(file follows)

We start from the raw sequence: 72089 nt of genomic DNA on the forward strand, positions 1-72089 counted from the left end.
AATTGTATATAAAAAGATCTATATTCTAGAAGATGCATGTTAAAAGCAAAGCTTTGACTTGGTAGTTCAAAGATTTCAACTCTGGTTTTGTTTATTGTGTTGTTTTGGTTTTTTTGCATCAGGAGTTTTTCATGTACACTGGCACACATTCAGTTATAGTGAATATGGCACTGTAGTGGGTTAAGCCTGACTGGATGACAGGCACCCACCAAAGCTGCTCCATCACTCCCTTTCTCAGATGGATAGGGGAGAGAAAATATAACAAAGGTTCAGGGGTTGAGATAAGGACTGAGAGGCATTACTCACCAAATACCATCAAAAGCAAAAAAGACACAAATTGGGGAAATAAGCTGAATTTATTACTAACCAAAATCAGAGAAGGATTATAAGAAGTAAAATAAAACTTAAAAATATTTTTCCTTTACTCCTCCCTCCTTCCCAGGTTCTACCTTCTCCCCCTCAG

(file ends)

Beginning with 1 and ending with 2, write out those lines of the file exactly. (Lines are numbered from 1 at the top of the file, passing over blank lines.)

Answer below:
We start from the raw sequence: 72089 nt of genomic DNA on the forward strand, positions 1-72089 counted from the left end.
AATTGTATATAAAAAGATCTATATTCTAGAAGATGCATGTTAAAAGCAAAGCTTTGACTTGGTAGTTCAAAGATTTCAACTCTGGTTTTGTTTATTGTGTTGTTTTGGTTTTTTTGCATCAGGAGTTTTTCATGTACACTGGCACACATTCAGTTATAGTGAATATGGCACTGTAGTGGGTTAAGCCTGACTGGATGACAGGCACCCACCAAAGCTGCTCCATCACTCCCTTTCTCAGATGGATAGGGGAGAGAAAATATAACAAAGGTTCAGGGGTTGAGATAAGGACTGAGAGGCATTACTCACCAAATACCATCAAAAGCAAAAAAGACACAAATTGGGGAAATAAGCTGAATTTATTACTAACCAAAATCAGAGAAGGATTATAAGAAGTAAAATAAAACTTAAAAATATTTTTCCTTTACTCCTCCCTCCTTCCCAGGTTCTACCTTCTCCCCCTCAG